Wednesday, April 18, 2012

Non-profits and the price of gas

$60+ to fill my gas tank? I'll whine and moan but I can afford this, grudgingly.
But what about folks on fixed incomes? What about schools and non-profits who are already dealing with state and federal budget cuts - how do they continue to deliver meals, transport people, and provide services? The Scranton Times had an article about this yesterday, and it echoes my own concerns.

On my path toward publication, I've been supported by a number of non-profits. The archivist at the March of Dimes helped me with research about polio. The Dietrich Theater houses my critique group. Members of my church family at the Factoryville UMC have been my beta-readers and I've spoken to the UMW group about my novel and the journey I'm on. I've used the public library sources and inter-library loan services extensively, even getting exercise handbooks from the 1940's from university libraries across the state. These services all require fuel. Costs are up and a stressed economy has pulled incomes and donations down.

I have no answer for the big picture, and I can only do what I can do. So here's what I plan - when my book is eventually published, I want to market it through non-profits and give them a portion of the proceeds. That way I'm supporting those who've supported me, and I'm giving to those who provide services that are near and dear to my heart, services of faith, the arts, for people with disabilities, and for children.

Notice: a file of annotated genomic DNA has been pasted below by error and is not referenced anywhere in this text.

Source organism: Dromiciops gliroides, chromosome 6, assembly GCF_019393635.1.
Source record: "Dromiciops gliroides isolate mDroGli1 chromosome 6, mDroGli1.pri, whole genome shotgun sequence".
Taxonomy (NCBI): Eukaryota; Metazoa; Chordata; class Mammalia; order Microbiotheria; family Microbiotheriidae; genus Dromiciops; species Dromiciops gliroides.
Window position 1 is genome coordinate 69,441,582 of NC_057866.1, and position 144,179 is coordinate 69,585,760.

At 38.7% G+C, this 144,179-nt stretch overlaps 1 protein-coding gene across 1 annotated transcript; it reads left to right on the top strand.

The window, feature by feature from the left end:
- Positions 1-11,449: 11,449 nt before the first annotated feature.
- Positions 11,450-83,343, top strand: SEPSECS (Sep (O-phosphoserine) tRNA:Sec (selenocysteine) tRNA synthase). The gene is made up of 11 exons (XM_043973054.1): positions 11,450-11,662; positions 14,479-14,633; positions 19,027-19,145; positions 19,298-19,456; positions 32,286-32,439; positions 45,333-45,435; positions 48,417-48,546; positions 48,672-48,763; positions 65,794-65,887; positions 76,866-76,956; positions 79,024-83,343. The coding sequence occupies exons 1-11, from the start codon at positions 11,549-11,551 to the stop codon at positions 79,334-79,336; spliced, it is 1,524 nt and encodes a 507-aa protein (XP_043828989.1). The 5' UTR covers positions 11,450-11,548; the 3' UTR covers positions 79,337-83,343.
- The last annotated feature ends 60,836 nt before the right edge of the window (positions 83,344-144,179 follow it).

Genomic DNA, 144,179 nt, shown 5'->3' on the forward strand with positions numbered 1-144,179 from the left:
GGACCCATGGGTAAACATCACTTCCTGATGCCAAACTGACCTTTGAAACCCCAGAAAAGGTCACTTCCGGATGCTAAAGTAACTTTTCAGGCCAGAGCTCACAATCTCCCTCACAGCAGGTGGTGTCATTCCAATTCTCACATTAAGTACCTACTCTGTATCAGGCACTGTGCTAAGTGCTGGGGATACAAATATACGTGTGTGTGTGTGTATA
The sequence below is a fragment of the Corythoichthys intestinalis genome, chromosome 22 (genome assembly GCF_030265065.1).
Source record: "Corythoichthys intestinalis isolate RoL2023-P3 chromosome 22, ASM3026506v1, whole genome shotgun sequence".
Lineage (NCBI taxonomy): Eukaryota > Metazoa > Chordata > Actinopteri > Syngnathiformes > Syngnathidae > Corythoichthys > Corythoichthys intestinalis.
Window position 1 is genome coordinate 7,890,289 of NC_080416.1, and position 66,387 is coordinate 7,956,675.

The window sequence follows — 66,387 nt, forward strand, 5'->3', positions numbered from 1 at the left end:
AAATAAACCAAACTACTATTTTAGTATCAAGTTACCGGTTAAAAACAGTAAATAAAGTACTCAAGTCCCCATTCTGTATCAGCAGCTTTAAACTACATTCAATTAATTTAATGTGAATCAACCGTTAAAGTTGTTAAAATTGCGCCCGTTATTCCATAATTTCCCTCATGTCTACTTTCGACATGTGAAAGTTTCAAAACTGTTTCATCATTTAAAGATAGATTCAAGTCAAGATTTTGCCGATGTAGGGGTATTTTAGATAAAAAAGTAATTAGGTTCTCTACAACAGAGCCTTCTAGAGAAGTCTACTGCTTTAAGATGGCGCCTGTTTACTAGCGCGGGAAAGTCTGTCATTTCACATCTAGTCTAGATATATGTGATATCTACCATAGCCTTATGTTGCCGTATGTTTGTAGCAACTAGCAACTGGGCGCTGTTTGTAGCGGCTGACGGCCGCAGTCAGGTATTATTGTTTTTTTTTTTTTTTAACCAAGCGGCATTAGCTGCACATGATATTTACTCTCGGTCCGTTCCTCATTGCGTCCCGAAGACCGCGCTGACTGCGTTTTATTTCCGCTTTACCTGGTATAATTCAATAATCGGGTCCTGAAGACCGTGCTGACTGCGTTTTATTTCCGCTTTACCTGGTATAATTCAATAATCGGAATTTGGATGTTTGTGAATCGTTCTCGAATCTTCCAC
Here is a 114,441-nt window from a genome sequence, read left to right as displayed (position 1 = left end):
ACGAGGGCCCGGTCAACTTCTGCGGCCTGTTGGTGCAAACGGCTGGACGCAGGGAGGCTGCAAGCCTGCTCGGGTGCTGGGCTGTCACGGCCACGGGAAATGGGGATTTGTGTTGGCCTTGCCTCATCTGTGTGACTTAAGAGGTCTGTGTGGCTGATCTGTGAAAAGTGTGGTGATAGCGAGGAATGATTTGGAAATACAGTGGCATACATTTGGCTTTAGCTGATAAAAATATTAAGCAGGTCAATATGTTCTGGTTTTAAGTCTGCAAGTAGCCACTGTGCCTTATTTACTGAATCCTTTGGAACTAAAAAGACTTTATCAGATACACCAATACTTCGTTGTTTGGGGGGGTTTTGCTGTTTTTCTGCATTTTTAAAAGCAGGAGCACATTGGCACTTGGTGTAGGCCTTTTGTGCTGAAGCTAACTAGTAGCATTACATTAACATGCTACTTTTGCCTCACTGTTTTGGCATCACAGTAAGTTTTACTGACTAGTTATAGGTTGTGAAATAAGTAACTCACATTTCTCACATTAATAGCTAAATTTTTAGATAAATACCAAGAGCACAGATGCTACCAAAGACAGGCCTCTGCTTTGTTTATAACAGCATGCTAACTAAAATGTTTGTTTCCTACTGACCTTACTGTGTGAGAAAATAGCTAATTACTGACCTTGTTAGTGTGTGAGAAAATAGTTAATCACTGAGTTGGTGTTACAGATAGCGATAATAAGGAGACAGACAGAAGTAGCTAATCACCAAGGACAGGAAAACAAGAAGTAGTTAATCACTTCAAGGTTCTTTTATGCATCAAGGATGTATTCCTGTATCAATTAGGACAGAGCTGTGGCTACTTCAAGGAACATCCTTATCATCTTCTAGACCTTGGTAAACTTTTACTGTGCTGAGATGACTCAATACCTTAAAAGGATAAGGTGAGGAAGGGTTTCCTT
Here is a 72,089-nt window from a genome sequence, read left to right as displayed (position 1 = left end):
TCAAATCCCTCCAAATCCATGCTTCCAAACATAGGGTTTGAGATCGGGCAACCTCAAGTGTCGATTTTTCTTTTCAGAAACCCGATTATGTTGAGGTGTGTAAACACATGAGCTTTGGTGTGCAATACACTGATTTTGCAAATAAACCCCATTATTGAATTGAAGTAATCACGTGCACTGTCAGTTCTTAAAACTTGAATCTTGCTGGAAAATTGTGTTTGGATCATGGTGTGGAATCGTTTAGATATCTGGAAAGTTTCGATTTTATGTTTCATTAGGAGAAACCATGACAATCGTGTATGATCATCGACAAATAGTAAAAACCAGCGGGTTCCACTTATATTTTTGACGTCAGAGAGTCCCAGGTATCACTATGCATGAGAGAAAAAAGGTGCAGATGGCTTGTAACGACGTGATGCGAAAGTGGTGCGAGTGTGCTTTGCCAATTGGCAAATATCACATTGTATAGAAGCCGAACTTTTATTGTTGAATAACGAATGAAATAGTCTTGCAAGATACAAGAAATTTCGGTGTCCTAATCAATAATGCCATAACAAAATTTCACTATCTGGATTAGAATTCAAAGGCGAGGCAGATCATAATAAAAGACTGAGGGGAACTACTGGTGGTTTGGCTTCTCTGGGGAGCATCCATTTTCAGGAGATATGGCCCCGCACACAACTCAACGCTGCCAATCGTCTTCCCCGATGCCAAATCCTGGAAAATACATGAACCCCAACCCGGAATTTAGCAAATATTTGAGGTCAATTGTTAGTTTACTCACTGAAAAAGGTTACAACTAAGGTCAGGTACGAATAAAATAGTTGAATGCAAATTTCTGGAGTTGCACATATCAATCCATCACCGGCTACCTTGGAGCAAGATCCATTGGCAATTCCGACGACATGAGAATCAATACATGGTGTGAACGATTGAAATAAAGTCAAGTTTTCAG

1. Your generosity is noble and incredible indeed, Jeanne. And I think that it's something that a lot of folks seem to forget anymore. It's rare. And it's striking when encountered.

    Just the other day, I was sitting here speaking with one of the older men who work in the shop. He's been working here forever and he even goes as far as to come in early and work for two unpaid hours every day simply to keep the place clean.

    Anyway, I was speaking to him about my move and the challenges I was facing financially, but I was making it. (The cost of fuel to drive from Scranton to Tunkhannock and back every day has been burdening. Thankfully I've been transferred to our Dunmore location.)

    Now, I never asked for a dime and it was simply good to get some of it off my chest. But he stood up and handed me a $100 bill. I told him I couldn't possibly take it and he insisted and simply asked that I pay him back in due time.

    The generosity of some people anymore astounds me. In a time when it seems that the only way to live and get by is to worry about yourself and the needs of your family, to find someone willing to help others out of the kindness of their own hearts is refreshing.

    I digress. Best of luck with your book, Jeanne, and I hope that there are benefits for everyone all around upon the release of it.


  2. Ah, but you are a generous soul yourself Dale, if I remember correctly. Your photos benefited the Dietrich's flood relief. What goes around comes around. You helped the theater; that kind gentleman helped you.
    Thanks for your good thoughts and kind words.